Lincoln knew his claims about secession’s illegality were not certain, and therefore hoped Jeff Davis would escape. He told Gen. Sherman, “I’m bound to oppose the escape of Jeff Davis, but if you could manage to have him slip out unbeknownst-like, I guess it wouldn’t hurt me much!” (Sherman interview, New York Times, July 4, 1865).

Jeff Davis believed a trial would vindicate the Confederate cause. For this reason, he steadfastly refused to apply for a pardon. His private secretary wrote to his mother, “he has all along earnestly desired a trial, confident the world and posterity would see the thing in its right light…” (Burton Harrison to his mother, June 13, 1866.)

Considering the uncertainty regarding the illegality of secession, US Attorney General James Speed received pressure from all angles, including Sec of State Seward and Sec of War Stanton to try Davis in a way that would ensure his conviction at all costs.  Sen James Doolittle proposed a bill that would manipulate the qualifications of jurors to ensure they could be counted on to convict him. Representative William Lawrence introduced a bill to ensure a conviction that was a potential violation of the Constitution. When warned he declared himself “willing to go to the very verge of the Constitution…” (Congressional Globe, 39th Congress, 2nd sess, 12/11/1866).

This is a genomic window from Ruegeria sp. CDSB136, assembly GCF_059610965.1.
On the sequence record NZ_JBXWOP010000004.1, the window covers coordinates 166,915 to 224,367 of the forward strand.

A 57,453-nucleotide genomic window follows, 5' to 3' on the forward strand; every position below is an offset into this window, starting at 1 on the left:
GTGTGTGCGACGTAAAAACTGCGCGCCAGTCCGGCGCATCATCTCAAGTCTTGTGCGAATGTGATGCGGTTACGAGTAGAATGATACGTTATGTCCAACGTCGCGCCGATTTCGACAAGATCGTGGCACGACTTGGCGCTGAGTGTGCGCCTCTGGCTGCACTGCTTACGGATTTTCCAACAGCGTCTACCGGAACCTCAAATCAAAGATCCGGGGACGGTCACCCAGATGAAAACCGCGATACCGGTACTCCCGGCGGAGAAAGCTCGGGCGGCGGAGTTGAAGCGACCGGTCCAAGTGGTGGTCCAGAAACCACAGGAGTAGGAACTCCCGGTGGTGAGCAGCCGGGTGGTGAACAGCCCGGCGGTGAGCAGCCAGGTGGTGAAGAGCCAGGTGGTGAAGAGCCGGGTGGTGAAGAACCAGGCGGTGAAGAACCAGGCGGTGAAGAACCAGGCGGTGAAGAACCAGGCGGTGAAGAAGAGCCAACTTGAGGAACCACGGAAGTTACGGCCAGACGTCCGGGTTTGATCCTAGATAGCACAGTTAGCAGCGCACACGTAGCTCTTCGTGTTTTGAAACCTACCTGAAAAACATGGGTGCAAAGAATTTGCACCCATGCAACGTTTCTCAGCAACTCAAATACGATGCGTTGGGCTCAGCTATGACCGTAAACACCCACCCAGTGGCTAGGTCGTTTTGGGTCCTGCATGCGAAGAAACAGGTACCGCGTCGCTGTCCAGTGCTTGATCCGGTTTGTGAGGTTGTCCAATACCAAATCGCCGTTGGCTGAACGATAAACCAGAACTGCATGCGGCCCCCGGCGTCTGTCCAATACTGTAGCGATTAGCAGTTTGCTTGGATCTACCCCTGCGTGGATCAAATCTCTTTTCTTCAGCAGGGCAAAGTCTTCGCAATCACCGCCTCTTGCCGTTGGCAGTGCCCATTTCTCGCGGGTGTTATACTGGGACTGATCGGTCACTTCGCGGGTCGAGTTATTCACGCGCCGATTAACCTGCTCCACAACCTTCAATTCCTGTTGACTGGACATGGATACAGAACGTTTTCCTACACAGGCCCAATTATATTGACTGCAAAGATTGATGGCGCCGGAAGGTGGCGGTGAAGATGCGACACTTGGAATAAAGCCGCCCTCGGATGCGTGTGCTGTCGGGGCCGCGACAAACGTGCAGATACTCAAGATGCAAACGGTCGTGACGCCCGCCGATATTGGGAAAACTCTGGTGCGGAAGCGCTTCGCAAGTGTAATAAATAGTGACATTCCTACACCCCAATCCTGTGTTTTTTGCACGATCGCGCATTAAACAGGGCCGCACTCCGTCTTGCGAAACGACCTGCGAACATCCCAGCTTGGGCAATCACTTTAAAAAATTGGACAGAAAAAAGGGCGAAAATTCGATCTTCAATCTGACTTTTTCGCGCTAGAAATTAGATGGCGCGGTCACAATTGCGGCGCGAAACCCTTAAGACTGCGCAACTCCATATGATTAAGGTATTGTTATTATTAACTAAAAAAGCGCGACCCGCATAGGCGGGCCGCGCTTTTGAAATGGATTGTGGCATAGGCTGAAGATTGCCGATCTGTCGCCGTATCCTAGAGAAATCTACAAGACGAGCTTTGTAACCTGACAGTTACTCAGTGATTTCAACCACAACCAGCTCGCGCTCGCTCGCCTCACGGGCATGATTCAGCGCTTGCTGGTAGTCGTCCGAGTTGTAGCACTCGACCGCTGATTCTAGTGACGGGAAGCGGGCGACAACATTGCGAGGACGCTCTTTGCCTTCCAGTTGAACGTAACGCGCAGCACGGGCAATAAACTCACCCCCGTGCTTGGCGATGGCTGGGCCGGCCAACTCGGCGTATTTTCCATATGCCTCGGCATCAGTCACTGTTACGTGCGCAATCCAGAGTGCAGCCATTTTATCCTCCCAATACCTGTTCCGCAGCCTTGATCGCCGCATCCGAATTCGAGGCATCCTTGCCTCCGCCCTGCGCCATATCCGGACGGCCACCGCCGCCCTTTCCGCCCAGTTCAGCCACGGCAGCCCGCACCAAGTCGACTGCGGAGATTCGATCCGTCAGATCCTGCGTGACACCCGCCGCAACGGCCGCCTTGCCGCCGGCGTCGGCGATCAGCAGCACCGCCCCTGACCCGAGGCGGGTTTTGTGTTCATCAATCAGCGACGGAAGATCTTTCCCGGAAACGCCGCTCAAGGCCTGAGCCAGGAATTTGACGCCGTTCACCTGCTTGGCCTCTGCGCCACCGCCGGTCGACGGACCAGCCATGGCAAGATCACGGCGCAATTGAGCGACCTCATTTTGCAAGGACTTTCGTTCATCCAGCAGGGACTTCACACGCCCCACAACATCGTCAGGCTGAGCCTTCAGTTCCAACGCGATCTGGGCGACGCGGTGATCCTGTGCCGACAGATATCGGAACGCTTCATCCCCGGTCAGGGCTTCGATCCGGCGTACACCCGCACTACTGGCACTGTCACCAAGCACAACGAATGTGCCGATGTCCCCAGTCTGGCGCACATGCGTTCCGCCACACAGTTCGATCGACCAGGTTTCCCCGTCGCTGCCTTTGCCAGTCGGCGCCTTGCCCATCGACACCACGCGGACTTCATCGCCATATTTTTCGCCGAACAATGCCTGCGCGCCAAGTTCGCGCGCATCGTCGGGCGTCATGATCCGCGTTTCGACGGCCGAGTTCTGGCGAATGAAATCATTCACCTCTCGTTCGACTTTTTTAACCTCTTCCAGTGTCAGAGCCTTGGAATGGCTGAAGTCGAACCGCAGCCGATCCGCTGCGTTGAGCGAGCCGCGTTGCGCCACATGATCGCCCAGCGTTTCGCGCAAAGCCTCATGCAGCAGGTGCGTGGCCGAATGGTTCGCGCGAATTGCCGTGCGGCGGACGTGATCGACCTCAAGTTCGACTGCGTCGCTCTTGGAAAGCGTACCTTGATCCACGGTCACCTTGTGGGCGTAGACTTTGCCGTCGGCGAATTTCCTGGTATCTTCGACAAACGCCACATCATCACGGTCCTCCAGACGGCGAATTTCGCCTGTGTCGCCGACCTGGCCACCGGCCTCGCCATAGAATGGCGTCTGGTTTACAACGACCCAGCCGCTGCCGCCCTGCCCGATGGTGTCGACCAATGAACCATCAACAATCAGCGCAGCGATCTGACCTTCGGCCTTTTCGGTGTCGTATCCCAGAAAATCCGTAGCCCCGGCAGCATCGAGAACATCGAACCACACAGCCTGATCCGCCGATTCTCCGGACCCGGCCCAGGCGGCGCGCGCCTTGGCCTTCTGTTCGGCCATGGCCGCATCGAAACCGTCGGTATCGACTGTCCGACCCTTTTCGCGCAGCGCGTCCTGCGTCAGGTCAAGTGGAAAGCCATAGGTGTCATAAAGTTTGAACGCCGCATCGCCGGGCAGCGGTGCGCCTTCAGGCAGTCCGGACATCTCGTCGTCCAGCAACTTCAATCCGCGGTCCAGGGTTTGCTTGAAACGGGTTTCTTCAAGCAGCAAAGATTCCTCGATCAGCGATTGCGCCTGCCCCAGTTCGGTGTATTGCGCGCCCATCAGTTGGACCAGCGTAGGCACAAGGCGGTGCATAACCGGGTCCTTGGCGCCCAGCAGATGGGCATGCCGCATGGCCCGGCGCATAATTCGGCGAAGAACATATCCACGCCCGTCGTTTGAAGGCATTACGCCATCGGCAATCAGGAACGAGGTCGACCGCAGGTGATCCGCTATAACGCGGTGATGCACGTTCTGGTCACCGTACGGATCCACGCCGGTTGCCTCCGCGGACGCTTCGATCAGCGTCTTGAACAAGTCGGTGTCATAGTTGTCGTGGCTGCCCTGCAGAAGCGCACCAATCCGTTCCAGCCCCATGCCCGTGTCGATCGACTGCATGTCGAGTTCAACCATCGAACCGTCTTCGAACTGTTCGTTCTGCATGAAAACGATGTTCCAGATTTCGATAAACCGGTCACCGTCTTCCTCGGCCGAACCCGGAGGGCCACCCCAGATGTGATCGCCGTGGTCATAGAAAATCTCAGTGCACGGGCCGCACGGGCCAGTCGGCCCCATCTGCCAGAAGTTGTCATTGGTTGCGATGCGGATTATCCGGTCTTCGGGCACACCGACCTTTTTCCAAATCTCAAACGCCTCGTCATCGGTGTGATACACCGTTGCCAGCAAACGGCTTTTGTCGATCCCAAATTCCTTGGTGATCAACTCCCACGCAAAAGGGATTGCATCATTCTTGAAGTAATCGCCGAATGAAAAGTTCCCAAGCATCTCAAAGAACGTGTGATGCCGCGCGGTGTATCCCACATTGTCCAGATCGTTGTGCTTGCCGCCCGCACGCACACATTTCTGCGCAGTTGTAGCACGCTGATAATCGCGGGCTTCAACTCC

When an indictment was returned against Davis based on “thin” testimony, the New York Daily News protested that the prosecution had rigged the proceedings by selecting a grand jury predisposed against him. (The New York Daily News, May 12, 1866.) In charging the grand jury the Judge in the case, John C. Underwood, made it clear he thought Davis guilty prompting one courtroom observer to remark, “if he and his packed jury of ferrets and Yankees were to be permitted to have anything to do with Mr. Davis, he would have but a slim chance for justice.” (New York Times, May 12, 1866; David Powell to Elizabeth Dabney Saunders, June 8, 1866.) When asked if he could pack a jury to convict Davis, Judge Underwood responded, “I could pack a jury to convict him: I know very earnest, ardent Union men in Virginia.” (Report of the Joint Committee on Reconstruction, 1866, testimony of John C. Underwood.)